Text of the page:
Portland singer-songwriter Tall Horse finds his voice, grows into it

Tall Horse live at Bayside hi resMost of the time, the biggest obstacle to a person being a writing and performing musician is not lack of access to resources, be it a venue, a recording studio or bandmates to depend on. It’s often you getting in the way of your own self; doubting your ability to write a song or play a show, losing motivation after one bad gig, being way too self-critical, trying to be one thing when you really want to be another.

Tall Horse, the indie-folk project of Portland singer-songwriter Nick Poulin with bandmates Dustin Saucier, Dominic Grosso and Devin Ivy, was a long time coming. Poulin didn’t think he was good enough, or sounded enough like other singers, or some combination thereof. Despite growing up in Casco in a house where music was always on the stereo, he never really tried his hand at performing his own music. Until three years ago, that is.

“I would sit down at the piano and play songs by ear. I grew up singing in choirs and musicals, but never thought I was very good. I spent most of my life trying to sound like a traditional singer,” said Poulin, who turns 30 next week. “It wasn’t until I took approximately two years and wrote and recorded songs and worked on my voice that I came into myself as a musician. The major issue, I discovered, is that I wasn’t being true to the voice I was given.”
tall horseThat voice is what makes the handful of Tall Horse recordings out there sound so distinctive; Poulin’s wounded tenor anchors the songs. Since forming in May 2013, Tall Horse has quickly become a part of the Portland scene. His heartfelt lyrics and spare, ghostly style of playing puts him in good company with his bandmates; Grosso plays with the emotive Portland rockers Forget Forget, Devin Ivy plays in the spooky Portland alt-folk group Lisa/Liza, and Dustin Saucier and the Sad Bastards are regularly seen playing their brand of confessional folk-pop in venues around town.
“I’m primarily this raw, unfiltered emotion, and they add so much to each song,” said Poulin. “I’m constantly influenced by fellow musicians, artists, actors, writers, and filmmakers in this city.  I find it hard to believe I’ll ever live anywhere else.”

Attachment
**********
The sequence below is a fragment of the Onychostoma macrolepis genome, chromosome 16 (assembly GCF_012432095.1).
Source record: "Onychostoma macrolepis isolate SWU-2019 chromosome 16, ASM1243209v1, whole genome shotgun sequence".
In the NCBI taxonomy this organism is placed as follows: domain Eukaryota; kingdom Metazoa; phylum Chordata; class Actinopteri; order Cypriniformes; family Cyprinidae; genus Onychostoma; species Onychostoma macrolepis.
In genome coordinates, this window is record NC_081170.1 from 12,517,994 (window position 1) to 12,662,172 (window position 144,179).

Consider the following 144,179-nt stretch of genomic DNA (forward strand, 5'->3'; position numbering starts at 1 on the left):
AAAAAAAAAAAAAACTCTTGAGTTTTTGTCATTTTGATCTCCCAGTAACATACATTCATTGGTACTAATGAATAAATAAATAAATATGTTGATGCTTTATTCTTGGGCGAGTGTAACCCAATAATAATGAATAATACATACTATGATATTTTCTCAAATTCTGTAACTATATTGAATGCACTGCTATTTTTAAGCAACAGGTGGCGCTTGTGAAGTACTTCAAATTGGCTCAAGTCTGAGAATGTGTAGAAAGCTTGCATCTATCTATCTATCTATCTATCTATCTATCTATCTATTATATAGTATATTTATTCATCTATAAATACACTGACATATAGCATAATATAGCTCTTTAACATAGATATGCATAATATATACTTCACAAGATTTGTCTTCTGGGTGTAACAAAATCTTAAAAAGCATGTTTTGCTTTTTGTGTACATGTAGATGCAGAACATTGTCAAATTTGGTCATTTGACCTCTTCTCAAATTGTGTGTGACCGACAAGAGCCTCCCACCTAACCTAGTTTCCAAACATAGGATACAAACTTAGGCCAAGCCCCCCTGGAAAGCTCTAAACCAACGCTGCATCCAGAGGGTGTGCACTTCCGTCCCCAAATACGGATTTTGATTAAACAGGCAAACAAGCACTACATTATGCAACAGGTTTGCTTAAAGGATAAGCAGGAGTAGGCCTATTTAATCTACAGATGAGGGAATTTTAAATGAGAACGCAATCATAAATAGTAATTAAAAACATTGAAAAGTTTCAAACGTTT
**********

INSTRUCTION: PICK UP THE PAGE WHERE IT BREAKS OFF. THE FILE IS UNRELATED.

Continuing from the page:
He speaks from experience. Poulin spent the better part of a decade working in film and TV, studying film at Emerson College in Boston and living in Los Angeles for a few years, before moving back to Portland and working as an editor at Channel 13. He still works in film and photography today, freelancing as a photographer for area businesses.

It wasn’t until Poulin was around 27 that he began to explore his voice, write songs and focus on his guitar playing, too. He found it was writers, not musicians, that were inspiring him.

“Most of my influences are actually authors, not musicians, but I have to say music-wise Okay, and any project by Will Oldham have been moderate influences,” said Poulin. “Charles Bukowski, Sam Pink, Knut Hamson, Celine, others have heavily influenced my lyrics. While I don’t tend to write a lot of words, I hope for the lyrics to be one of the most important elements of Tall Horse songs.”

Poulin plans to enter the studio next month to begin recording a proper Tall Horse EP, which he expects to be released this summer. The band is next set to play with Ginlab and Contrapposto on Saturday, Feb. 22 at Empire in Portland. To listen to some of Tall Horse’s songs, visit either their Soundcloud page or Bandcamp page.

Emily Burnham

About Emily Burnham

Emily Burnham is a Maine native, a UMaine graduate, a proud Bangorian and an arts and lifestyle writer for the Bangor Daily News, where she's worked since 2004. She reports on everything from local bands to local food, from media and the Internet to theater and dance. In her quest for stories, she's seen countless concerts and plays, been lobster fishing, interviewed celebrities, hung out with water buffalo and played in a ukulele orchestra, to name just a few. She's interested in everything -- especially if it happens in Maine. She welcomes any and all feedback or suggestions for stories.